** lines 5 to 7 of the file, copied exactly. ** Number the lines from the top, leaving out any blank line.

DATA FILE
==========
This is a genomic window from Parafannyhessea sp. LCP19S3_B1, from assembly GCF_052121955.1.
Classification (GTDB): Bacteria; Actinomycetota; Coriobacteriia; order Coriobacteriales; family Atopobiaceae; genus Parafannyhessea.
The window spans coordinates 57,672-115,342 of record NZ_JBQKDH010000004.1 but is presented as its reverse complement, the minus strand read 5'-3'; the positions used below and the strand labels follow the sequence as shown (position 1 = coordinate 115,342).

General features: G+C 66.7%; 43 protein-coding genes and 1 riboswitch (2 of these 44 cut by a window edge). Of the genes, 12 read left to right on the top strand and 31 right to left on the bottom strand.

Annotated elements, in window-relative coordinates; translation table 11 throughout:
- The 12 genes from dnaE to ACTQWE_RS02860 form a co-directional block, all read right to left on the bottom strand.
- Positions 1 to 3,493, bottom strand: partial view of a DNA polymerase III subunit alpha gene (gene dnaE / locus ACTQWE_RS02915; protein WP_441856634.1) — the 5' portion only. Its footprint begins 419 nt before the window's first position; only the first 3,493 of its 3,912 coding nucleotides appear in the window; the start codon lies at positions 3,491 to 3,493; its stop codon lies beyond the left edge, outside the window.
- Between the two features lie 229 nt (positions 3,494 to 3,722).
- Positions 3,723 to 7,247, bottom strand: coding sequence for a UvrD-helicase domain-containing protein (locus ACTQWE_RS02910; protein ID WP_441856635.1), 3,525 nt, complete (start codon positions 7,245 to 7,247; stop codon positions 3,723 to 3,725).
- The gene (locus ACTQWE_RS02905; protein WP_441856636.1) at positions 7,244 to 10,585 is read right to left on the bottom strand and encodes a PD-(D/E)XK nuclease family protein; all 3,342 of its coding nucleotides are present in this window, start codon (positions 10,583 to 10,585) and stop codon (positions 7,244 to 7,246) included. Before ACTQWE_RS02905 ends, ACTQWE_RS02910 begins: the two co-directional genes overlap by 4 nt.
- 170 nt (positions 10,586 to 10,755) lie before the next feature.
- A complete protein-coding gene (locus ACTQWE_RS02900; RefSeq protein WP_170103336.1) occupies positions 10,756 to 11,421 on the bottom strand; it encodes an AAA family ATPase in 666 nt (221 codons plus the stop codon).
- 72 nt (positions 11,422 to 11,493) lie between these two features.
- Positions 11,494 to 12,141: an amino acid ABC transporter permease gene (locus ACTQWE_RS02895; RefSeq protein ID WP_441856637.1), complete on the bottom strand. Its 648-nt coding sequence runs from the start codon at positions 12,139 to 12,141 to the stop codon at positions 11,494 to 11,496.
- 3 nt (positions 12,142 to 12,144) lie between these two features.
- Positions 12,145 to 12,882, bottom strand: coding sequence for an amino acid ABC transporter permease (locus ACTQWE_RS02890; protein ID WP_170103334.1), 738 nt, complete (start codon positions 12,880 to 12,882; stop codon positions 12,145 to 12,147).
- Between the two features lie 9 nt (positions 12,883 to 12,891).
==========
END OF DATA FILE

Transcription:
Annotated elements, in window-relative coordinates; translation table 11 throughout:
- The 12 genes from dnaE to ACTQWE_RS02860 form a co-directional block, all read right to left on the bottom strand.
- Positions 1 to 3,493, bottom strand: partial view of a DNA polymerase III subunit alpha gene (gene dnaE / locus ACTQWE_RS02915; protein WP_441856634.1) — the 5' portion only. Its footprint begins 419 nt before the window's first position; only the first 3,493 of its 3,912 coding nucleotides appear in the window; the start codon lies at positions 3,491 to 3,493; its stop codon lies beyond the left edge, outside the window.